The first suggestion, advocated in Daniel King's book of the match, adapts the standard US solution to all problems: if something doesn't work, throw money at it. The idea is to have a large proportion of the prize money linked to decisive results in individual games. Each draw increases the pot for the next game, like a rolled-over lottery.
While that might enthuse the spectators, however, it will hardly motivate the players, who know very well that a world title is worth far more than the winner's purse.
Another idea, supported in Raymond Keene's book, is to replay draws at fast time limits. Which could turn a 20-game match into 7 slow games and 13 quick games. Fun to watch, but no test of true chess skill.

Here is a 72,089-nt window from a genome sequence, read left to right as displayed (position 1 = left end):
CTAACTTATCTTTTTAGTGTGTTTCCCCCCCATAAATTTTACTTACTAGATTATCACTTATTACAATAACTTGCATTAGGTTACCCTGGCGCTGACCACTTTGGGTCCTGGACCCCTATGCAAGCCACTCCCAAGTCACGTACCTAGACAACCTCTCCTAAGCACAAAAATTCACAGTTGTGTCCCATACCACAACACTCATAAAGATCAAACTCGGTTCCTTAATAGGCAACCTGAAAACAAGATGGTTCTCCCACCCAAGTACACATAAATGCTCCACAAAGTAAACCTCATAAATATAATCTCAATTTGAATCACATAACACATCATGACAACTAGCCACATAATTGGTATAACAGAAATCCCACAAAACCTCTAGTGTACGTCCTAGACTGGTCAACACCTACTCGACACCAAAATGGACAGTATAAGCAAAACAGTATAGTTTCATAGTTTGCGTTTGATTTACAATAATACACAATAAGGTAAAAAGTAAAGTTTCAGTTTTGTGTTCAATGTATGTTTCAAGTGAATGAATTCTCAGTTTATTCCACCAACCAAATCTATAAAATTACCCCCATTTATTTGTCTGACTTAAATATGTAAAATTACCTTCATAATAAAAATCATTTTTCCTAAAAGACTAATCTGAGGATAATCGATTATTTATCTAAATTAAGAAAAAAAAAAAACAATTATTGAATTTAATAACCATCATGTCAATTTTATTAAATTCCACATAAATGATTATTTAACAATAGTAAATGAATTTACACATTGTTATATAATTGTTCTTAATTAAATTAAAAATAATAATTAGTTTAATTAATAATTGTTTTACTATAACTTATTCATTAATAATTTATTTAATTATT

Here's the best all-American answer, combining the essential ingredients of money and speed: a draw scores 1/4-point to each contestant and - here's the clever bit - the contestants personally refund the entry fee to the spectators. The remaining half-point is then contested in a rapid replay. Another draw would add 1/8-point to the scores and put more money in the spectators' pockets. Well, it would stop the booing.Reuse content